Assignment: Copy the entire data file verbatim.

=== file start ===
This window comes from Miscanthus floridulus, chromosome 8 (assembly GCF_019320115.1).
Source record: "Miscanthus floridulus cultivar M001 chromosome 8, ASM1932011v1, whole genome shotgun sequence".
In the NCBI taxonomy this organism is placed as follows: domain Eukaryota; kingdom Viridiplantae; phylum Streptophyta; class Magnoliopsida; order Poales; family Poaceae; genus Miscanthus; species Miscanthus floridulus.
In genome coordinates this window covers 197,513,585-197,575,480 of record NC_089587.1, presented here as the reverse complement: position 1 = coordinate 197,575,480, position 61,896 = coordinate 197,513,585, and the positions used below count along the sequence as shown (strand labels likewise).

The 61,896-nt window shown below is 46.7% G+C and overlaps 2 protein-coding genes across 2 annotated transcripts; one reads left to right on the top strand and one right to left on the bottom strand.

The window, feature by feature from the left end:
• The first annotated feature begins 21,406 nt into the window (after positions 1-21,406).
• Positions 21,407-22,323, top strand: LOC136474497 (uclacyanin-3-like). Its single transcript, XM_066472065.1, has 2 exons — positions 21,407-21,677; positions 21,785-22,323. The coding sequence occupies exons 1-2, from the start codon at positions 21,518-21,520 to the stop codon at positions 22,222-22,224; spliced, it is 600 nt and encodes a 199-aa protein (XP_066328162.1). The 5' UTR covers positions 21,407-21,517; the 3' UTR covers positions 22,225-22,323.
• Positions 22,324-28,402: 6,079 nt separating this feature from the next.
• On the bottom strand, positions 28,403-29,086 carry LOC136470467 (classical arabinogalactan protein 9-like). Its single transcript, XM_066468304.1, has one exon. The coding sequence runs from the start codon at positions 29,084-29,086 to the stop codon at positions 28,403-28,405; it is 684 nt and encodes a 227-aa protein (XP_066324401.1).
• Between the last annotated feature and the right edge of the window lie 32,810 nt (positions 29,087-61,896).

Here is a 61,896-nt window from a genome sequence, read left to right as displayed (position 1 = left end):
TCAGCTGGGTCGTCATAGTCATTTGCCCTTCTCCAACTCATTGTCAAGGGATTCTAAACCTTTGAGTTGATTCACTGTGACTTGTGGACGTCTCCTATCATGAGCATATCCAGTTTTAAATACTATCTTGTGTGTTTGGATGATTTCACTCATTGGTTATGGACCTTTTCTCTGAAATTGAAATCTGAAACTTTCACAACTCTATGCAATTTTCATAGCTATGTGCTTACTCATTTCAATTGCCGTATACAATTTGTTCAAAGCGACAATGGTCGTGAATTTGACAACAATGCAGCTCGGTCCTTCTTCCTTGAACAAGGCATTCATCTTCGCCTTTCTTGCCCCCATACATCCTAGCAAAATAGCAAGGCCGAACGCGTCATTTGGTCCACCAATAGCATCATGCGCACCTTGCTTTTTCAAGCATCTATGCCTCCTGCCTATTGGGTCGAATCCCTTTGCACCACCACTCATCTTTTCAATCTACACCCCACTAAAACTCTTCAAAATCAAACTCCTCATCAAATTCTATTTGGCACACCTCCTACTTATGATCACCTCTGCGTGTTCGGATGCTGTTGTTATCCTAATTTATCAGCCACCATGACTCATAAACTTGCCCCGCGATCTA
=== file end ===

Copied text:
This window comes from Miscanthus floridulus, chromosome 8 (assembly GCF_019320115.1).
Source record: "Miscanthus floridulus cultivar M001 chromosome 8, ASM1932011v1, whole genome shotgun sequence".
In the NCBI taxonomy this organism is placed as follows: domain Eukaryota; kingdom Viridiplantae; phylum Streptophyta; class Magnoliopsida; order Poales; family Poaceae; genus Miscanthus; species Miscanthus floridulus.
In genome coordinates this window covers 197,513,585-197,575,480 of record NC_089587.1, presented here as the reverse complement: position 1 = coordinate 197,575,480, position 61,896 = coordinate 197,513,585, and the positions used below count along the sequence as shown (strand labels likewise).

The 61,896-nt window shown below is 46.7% G+C and overlaps 2 protein-coding genes across 2 annotated transcripts; one reads left to right on the top strand and one right to left on the bottom strand.

The window, feature by feature from the left end:
• The first annotated feature begins 21,406 nt into the window (after positions 1-21,406).
• Positions 21,407-22,323, top strand: LOC136474497 (uclacyanin-3-like). Its single transcript, XM_066472065.1, has 2 exons — positions 21,407-21,677; positions 21,785-22,323. The coding sequence occupies exons 1-2, from the start codon at positions 21,518-21,520 to the stop codon at positions 22,222-22,224; spliced, it is 600 nt and encodes a 199-aa protein (XP_066328162.1). The 5' UTR covers positions 21,407-21,517; the 3' UTR covers positions 22,225-22,323.
• Positions 22,324-28,402: 6,079 nt separating this feature from the next.
• On the bottom strand, positions 28,403-29,086 carry LOC136470467 (classical arabinogalactan protein 9-like). Its single transcript, XM_066468304.1, has one exon. The coding sequence runs from the start codon at positions 29,084-29,086 to the stop codon at positions 28,403-28,405; it is 684 nt and encodes a 227-aa protein (XP_066324401.1).
• Between the last annotated feature and the right edge of the window lie 32,810 nt (positions 29,087-61,896).

Here is a 61,896-nt window from a genome sequence, read left to right as displayed (position 1 = left end):
TCAGCTGGGTCGTCATAGTCATTTGCCCTTCTCCAACTCATTGTCAAGGGATTCTAAACCTTTGAGTTGATTCACTGTGACTTGTGGACGTCTCCTATCATGAGCATATCCAGTTTTAAATACTATCTTGTGTGTTTGGATGATTTCACTCATTGGTTATGGACCTTTTCTCTGAAATTGAAATCTGAAACTTTCACAACTCTATGCAATTTTCATAGCTATGTGCTTACTCATTTCAATTGCCGTATACAATTTGTTCAAAGCGACAATGGTCGTGAATTTGACAACAATGCAGCTCGGTCCTTCTTCCTTGAACAAGGCATTCATCTTCGCCTTTCTTGCCCCCATACATCCTAGCAAAATAGCAAGGCCGAACGCGTCATTTGGTCCACCAATAGCATCATGCGCACCTTGCTTTTTCAAGCATCTATGCCTCCTGCCTATTGGGTCGAATCCCTTTGCACCACCACTCATCTTTTCAATCTACACCCCACTAAAACTCTTCAAAATCAAACTCCTCATCAAATTCTATTTGGCACACCTCCTACTTATGATCACCTCTGCGTGTTCGGATGCTGTTGTTATCCTAATTTATCAGCCACCATGACTCATAAACTTGCCCCGCGATCTA